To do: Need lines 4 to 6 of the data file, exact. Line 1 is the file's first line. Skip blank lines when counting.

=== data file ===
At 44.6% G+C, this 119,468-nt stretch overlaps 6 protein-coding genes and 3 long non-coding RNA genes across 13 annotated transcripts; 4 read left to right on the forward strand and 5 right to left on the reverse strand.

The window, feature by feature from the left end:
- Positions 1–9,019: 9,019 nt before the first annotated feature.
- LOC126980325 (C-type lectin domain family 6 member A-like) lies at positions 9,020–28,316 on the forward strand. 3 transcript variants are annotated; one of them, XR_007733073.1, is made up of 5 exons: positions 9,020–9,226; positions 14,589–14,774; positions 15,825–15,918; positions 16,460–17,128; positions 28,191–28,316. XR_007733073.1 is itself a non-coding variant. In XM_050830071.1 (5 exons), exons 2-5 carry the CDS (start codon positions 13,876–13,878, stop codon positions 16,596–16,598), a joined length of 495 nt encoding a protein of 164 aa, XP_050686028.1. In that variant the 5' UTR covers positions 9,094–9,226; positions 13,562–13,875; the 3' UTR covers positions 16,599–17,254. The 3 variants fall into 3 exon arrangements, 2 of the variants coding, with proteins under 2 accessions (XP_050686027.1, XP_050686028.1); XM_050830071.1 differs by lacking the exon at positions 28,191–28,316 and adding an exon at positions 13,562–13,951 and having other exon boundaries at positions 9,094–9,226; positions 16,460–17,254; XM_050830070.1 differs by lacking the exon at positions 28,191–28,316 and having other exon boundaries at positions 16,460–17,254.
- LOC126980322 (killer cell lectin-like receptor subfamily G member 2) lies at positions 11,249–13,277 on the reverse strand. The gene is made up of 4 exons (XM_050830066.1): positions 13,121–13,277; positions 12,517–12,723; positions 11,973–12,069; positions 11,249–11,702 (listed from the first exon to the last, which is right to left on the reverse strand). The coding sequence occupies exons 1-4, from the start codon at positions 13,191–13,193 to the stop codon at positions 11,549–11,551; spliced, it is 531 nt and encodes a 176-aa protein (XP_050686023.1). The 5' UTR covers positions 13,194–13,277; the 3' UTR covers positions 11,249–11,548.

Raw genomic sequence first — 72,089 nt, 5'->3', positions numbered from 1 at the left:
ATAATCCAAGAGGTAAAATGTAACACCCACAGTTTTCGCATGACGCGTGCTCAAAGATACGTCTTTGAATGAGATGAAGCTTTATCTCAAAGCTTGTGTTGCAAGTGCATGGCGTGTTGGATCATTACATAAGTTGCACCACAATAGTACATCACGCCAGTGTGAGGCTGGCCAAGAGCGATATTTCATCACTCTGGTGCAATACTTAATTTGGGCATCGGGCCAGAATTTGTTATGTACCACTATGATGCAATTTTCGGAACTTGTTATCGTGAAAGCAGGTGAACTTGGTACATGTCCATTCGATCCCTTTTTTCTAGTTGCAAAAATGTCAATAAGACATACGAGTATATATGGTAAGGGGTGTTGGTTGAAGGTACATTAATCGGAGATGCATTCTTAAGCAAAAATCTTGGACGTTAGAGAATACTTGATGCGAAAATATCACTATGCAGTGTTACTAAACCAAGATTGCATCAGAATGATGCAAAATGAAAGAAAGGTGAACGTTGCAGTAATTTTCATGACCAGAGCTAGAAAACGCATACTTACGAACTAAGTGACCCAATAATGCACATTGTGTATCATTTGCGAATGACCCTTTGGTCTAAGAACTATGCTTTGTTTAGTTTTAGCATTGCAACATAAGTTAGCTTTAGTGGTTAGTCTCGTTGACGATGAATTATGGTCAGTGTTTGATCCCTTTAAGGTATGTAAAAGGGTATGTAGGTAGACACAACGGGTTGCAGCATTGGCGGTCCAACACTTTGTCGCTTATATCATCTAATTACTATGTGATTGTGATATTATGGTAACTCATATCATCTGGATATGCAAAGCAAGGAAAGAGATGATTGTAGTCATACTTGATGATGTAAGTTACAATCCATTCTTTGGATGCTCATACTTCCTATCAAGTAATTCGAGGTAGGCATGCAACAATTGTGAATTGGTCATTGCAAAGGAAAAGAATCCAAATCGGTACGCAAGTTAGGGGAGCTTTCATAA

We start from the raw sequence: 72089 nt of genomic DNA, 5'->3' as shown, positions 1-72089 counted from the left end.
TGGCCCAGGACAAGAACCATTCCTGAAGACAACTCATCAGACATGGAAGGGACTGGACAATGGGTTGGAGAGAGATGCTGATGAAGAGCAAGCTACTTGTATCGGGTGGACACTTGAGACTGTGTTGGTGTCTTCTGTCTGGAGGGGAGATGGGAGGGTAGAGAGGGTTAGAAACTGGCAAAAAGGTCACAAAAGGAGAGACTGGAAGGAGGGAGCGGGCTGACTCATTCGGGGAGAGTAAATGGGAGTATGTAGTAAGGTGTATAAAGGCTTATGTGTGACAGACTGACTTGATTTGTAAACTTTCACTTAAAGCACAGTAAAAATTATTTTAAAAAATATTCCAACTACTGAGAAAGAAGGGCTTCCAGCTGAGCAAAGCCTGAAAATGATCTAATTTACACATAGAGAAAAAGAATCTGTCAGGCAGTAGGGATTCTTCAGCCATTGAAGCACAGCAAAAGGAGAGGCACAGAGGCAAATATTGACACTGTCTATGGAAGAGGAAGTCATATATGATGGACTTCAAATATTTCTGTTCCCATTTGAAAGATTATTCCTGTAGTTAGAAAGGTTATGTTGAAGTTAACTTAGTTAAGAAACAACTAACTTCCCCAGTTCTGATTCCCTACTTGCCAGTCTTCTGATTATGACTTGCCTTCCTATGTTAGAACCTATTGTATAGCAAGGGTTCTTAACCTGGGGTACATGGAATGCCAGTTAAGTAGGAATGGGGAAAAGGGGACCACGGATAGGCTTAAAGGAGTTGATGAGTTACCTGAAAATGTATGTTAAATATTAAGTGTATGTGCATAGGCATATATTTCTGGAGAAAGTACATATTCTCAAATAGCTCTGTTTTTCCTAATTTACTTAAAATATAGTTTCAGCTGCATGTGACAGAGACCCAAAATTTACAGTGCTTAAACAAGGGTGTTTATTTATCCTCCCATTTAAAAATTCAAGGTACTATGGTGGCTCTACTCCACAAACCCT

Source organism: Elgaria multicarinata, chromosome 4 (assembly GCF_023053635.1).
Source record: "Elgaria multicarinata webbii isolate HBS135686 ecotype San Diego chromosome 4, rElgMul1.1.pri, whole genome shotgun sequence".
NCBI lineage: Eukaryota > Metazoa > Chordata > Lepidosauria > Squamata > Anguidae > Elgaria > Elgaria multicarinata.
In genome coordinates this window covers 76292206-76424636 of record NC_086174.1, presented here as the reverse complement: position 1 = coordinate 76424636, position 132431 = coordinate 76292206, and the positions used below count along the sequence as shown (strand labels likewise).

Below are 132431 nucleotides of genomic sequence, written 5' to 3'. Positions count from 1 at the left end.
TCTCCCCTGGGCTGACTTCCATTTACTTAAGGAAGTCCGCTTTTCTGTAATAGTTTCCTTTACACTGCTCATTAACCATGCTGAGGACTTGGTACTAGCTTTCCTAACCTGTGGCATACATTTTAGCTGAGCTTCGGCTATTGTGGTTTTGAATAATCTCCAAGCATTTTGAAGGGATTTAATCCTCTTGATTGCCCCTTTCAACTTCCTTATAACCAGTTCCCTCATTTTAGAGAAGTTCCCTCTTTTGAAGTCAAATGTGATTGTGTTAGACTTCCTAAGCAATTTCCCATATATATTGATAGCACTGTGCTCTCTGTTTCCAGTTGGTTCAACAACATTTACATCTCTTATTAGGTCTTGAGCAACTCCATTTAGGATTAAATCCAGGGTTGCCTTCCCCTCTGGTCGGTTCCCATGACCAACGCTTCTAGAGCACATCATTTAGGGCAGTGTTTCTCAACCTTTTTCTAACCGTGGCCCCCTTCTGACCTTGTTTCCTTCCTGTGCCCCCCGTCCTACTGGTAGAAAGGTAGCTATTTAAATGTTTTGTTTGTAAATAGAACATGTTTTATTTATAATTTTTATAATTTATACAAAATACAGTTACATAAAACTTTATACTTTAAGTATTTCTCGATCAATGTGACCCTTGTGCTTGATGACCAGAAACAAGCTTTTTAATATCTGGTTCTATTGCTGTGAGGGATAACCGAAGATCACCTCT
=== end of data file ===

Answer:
- LOC126980325 (C-type lectin domain family 6 member A-like) lies at positions 9,020–28,316 on the forward strand. 3 transcript variants are annotated; one of them, XR_007733073.1, is made up of 5 exons: positions 9,020–9,226; positions 14,589–14,774; positions 15,825–15,918; positions 16,460–17,128; positions 28,191–28,316. XR_007733073.1 is itself a non-coding variant. In XM_050830071.1 (5 exons), exons 2-5 carry the CDS (start codon positions 13,876–13,878, stop codon positions 16,596–16,598), a joined length of 495 nt encoding a protein of 164 aa, XP_050686028.1. In that variant the 5' UTR covers positions 9,094–9,226; positions 13,562–13,875; the 3' UTR covers positions 16,599–17,254. The 3 variants fall into 3 exon arrangements, 2 of the variants coding, with proteins under 2 accessions (XP_050686027.1, XP_050686028.1); XM_050830071.1 differs by lacking the exon at positions 28,191–28,316 and adding an exon at positions 13,562–13,951 and having other exon boundaries at positions 9,094–9,226; positions 16,460–17,254; XM_050830070.1 differs by lacking the exon at positions 28,191–28,316 and having other exon boundaries at positions 16,460–17,254.
- LOC126980322 (killer cell lectin-like receptor subfamily G member 2) lies at positions 11,249–13,277 on the reverse strand. The gene is made up of 4 exons (XM_050830066.1): positions 13,121–13,277; positions 12,517–12,723; positions 11,973–12,069; positions 11,249–11,702 (listed from the first exon to the last, which is right to left on the reverse strand). The coding sequence occupies exons 1-4, from the start codon at positions 13,191–13,193 to the stop codon at positions 11,549–11,551; spliced, it is 531 nt and encodes a 176-aa protein (XP_050686023.1). The 5' UTR covers positions 13,194–13,277; the 3' UTR covers positions 11,249–11,548.

Raw genomic sequence first — 72,089 nt, 5'->3', positions numbered from 1 at the left: